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P. syringae Hop Identification and Nomenclature Home Page

Hop effector proteins represent the most rapidly growing class of virulence factors in P. syringae pathovars. Given the number of Hops thusfar identified, and the non-standard nomenclature by which they have been named, recent efforts have focused on assembly of a single database of Hops identified in P. syringae pathovars, and development of standardized criteria for Hop identification and nomenclature.

Hop Databases (9-10-09: Helpers and discontinued Hops moved to independent databases)

Hop database
T3SS helper database
Discontinued Hops and helpers

Hop database alphabetized by former names

New Hop Nomenclature:

Criteria for effector identification and procedures for selection of appropriate names is now published. Please cite the following paper in all references to the new nomenclature:

Magdalen Lindeberg, John Stavrinides, Jeffrey H. Chang, James R. Alfano, Alan Collmer, Jeffery L. Dangl, Jean T. Greenberg, John W. Mansfield, and David S. Guttman. 2005. Unified nomenclature and phylogenetic analysis of extracellular proteins delivered by the type III secretion system of the plant pathogenic bacterium Pseudomonas syringae. 2005. MPMI 18:275-282. text MPMI online extras: Table 1, Table 2, Table 3, errata (for regularly updated and corrected versions of Table 1, go to the main Hop database)

Specific issues related to Hop identification and nomenclature are discussed in detail under the links below (also given in the menu at the top of the page):

Acceptable criteria for Hop name assignment

    1. Phylogenetic membership in an established Hop family
    2. Confirmed HrpL-dependence and a consensus translocation pattern
    3. Hrp-dependent (TTSS) secretion into the cell milieu or translocation into the plant cell with evidence of expression
    4. Avirulence phenotype or hypersensitive response
Rules for name selection Generic name structure: HopXY#pv strain
    1. Family indicated by alphabetic character(s)
    2. Subgroup (closely related members within a family) indicated numerically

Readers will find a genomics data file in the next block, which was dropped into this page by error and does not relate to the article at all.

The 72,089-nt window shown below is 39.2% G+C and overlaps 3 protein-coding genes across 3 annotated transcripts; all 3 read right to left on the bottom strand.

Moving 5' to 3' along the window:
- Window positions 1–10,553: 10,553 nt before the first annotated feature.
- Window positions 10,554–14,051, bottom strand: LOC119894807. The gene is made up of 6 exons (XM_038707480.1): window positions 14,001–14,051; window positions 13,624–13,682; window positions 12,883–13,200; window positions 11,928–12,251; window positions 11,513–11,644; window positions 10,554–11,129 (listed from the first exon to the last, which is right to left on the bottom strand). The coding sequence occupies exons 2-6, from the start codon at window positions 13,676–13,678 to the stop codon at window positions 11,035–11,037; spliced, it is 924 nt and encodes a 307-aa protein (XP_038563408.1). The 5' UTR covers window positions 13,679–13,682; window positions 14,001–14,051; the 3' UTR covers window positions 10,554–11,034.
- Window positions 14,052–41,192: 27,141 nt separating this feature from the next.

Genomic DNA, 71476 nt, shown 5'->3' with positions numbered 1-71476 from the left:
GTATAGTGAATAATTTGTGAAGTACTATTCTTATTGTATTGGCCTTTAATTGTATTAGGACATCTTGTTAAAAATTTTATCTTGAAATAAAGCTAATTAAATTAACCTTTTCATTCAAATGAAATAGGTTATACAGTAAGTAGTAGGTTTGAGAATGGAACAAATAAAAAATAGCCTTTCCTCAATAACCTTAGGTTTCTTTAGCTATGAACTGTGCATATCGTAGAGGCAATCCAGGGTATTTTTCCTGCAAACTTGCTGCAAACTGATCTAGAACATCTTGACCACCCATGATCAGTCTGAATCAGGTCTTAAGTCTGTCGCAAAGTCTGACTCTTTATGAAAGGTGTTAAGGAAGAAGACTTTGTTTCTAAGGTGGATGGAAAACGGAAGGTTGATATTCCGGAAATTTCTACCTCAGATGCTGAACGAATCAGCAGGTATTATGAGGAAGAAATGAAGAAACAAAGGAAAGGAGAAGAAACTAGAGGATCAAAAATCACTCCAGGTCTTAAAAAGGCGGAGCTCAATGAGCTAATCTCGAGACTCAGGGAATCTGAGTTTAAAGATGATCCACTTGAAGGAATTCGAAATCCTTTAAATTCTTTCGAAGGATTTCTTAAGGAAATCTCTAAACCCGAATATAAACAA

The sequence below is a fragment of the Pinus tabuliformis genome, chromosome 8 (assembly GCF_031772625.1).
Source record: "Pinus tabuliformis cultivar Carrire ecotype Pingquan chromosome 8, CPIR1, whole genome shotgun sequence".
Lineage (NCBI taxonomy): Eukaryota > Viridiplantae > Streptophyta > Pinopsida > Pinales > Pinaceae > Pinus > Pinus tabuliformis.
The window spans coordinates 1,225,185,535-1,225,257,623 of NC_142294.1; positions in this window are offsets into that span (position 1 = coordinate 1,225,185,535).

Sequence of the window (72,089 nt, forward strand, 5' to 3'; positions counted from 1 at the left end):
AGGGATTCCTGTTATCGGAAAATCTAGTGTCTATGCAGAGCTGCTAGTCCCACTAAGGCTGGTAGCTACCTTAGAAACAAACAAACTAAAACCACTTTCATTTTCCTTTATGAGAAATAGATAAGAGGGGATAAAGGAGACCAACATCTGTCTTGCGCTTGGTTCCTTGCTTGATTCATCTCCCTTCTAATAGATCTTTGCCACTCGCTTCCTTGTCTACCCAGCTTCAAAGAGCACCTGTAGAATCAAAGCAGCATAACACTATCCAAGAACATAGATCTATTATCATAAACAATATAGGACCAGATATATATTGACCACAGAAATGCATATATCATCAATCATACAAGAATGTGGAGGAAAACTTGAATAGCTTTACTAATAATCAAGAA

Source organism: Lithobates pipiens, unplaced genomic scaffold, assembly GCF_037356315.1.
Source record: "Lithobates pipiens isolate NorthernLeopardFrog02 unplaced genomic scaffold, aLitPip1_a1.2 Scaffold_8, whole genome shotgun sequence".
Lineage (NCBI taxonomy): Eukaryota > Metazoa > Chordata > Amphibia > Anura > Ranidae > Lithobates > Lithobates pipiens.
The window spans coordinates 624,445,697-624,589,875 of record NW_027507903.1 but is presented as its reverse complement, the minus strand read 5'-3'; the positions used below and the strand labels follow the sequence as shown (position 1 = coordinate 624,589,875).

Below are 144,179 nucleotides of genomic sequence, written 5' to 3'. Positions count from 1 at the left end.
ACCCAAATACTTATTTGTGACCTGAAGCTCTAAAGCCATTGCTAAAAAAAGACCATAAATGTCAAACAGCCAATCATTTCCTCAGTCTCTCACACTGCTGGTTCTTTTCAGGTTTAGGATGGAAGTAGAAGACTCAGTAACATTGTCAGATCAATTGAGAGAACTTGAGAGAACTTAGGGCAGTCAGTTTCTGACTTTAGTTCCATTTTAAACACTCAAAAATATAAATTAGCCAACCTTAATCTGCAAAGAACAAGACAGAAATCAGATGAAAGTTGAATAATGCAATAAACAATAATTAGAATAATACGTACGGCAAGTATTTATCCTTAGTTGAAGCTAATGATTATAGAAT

3. Source pathovar and strain indicated in subscript

Name structures are also discussed for Hop pseudogenes, non-secreted alleles, truncations, and chaperones

Phylogenetic Analysis

Protocol for using free and publically available software (ClustalW and MEGA) to determine whether protein sequences fall into existing Hop families and subgroups

Hop name list

  • Hop names already assigned are listed at this link
  • Once an alphabetic character combination has been used, it CANNOT be applied to Hops in a different family.

Guide to Terminology

The variety of names given to proteins secreted by the Hrp system and described in the effector database reflect the phenotype, source strain and priority. Explanations for the various names are given below:

Hop (Hrp outer protein): Applies generically to all proteins secreted/translocated by the Hrp system of P. syringae and other plant pathogens with similar Hrp systems (e.g., Erwinia and Pantoea spp).

Avr (Avirulence protein): Denotes a protein found through the avirulence phenotype it confers on a P. syringae strain in appropriate test plants. A shortcoming of the Avr designation is that the implied avirulence phenotype is not always shared by homologs in other pathovars and strains. However, many Avr names are deeply imbedded in the literature, and so it has been left to the original lab of discovery to decide whether a given Avr family should be incorporated into the new noemnclatural system

Hrp (Hypersensitive response and pathogenicity): Most mutations in the TTSS machinery abolish the ability of P. syringae to elicit the "HR" in nonhosts or to be pathogenic in hosts. HrpA (the Hrp pilus subunit) represents a TTSS substrate that retains its original designation because of its Hrp phenotype and/or association with the Hrp system.

Effector: A term for virulence proteins injected into host cells by a TTSS, which is broadly applicable to various plant and animal pathogens.

Helper Protein: A term of convenience referring to extracellular accessory proteins (such as HrpA) plus other TTSS substrates (such as harpins) whose primary function is likely to be the translocation of true effectors through host barriers. Also called translocators.

Harpins: Presumed helper proteins that are secreted by the TTSS in more abundance than true effectors, appear to interact with plant cell walls and membranes, are glycine-rich and devoid of cysteine, and possess a heat-stable ability to elicit the hypersensitive response when infiltrated into the intercellular (apoplastic) spaces of plant leaves.

TTSS: Type III secretion pathway, also referred to as the Hrp pathway in P. syringae pathovars. Secretion or translocation through this pathway is considered the defining characteristic for P. syringae effector proteins